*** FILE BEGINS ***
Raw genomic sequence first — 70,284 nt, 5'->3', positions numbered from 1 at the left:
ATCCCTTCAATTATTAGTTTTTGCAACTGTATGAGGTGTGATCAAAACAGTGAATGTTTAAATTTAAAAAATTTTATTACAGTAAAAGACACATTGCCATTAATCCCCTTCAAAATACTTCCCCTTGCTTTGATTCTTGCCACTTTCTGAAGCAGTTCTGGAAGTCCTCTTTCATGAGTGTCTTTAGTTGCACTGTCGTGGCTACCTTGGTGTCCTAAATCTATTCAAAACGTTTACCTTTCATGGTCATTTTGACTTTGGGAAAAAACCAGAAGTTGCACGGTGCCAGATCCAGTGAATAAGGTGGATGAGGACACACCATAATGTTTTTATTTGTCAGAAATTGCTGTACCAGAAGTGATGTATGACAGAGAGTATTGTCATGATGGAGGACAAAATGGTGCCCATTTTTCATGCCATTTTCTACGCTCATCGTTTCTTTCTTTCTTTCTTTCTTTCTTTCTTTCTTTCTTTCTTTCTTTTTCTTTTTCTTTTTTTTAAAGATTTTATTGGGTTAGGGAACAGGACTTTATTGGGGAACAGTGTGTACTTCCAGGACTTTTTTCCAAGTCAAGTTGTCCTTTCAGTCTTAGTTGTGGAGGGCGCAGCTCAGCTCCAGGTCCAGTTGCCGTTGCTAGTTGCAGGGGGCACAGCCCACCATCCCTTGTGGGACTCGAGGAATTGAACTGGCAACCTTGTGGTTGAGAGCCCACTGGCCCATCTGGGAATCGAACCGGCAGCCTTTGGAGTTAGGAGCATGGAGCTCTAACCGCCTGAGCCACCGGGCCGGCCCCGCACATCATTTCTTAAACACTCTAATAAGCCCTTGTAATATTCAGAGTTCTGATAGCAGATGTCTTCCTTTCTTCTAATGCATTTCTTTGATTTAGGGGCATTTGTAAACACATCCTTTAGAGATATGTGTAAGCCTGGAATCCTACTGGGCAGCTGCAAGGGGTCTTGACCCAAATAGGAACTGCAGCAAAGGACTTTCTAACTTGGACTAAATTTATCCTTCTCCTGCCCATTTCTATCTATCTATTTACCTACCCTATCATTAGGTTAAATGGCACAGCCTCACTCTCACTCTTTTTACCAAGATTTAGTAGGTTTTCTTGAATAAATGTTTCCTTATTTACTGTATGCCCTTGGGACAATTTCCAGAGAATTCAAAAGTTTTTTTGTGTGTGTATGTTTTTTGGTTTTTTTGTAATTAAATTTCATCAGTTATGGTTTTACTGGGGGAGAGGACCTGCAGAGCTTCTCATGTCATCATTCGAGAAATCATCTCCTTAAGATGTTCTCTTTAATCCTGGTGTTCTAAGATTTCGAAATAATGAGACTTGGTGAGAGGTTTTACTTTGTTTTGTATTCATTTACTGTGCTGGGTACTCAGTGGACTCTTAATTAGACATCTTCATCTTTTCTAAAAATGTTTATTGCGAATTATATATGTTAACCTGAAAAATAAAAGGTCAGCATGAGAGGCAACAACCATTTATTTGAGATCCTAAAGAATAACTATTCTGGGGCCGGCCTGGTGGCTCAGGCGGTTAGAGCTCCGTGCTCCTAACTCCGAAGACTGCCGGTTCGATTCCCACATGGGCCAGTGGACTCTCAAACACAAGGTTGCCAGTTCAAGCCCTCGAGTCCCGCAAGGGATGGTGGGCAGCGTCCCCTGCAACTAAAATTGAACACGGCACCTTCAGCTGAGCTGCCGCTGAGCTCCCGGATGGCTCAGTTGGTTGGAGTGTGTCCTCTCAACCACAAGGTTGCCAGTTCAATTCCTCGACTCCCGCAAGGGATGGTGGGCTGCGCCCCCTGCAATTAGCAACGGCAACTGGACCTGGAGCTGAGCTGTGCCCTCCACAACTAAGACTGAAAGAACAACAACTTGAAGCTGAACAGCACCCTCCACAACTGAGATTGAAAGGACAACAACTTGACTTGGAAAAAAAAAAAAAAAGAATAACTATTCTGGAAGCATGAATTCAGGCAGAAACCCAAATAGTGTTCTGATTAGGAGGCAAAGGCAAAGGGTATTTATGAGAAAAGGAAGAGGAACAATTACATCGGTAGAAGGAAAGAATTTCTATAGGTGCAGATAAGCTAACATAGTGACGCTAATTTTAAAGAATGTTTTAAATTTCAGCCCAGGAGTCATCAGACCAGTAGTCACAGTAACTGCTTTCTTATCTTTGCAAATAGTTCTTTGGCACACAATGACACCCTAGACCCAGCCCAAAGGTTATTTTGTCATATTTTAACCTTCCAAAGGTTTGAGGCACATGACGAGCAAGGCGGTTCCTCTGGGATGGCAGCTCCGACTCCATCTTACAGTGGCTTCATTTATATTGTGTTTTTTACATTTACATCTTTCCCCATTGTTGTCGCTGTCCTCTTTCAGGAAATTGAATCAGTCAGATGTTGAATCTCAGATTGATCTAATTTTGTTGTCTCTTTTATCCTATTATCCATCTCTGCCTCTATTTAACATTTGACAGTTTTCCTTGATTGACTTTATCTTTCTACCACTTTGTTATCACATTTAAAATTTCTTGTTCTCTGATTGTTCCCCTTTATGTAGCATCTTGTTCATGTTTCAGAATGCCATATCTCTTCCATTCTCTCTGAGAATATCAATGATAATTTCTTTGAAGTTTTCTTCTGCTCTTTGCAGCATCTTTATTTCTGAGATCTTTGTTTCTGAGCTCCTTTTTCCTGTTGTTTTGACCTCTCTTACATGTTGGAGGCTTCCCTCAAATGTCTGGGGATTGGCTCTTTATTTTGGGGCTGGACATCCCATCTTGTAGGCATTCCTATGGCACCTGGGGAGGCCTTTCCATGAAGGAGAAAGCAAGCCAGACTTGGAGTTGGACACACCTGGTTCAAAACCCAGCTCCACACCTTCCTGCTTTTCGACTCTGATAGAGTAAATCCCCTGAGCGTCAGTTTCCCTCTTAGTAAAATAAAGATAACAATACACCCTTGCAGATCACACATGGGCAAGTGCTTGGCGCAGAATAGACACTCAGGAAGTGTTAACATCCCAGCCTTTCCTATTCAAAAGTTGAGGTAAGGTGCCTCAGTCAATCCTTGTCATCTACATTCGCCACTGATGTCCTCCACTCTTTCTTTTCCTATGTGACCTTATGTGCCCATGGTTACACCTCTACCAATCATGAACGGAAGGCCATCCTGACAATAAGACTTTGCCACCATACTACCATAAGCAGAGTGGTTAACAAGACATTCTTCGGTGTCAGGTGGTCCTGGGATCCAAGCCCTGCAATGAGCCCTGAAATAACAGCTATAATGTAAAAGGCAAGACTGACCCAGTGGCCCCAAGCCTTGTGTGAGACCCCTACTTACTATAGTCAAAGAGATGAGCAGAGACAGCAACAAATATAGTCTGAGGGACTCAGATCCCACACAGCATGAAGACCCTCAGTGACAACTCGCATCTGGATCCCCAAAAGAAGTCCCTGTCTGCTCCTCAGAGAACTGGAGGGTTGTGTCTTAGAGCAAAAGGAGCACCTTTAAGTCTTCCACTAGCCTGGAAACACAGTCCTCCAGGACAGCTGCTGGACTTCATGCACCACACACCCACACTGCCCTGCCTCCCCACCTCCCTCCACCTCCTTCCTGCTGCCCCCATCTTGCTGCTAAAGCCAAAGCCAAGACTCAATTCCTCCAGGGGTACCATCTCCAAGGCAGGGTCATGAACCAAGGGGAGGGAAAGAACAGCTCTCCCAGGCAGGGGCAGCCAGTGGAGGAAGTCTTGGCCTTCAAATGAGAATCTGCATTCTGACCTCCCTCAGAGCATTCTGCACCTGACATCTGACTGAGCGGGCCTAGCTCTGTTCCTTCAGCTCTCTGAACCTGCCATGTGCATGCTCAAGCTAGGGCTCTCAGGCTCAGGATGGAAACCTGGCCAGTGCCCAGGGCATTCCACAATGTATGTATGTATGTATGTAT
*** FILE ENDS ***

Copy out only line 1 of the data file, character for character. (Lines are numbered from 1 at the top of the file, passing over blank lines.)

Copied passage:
Raw genomic sequence first — 70,284 nt, 5'->3', positions numbered from 1 at the left: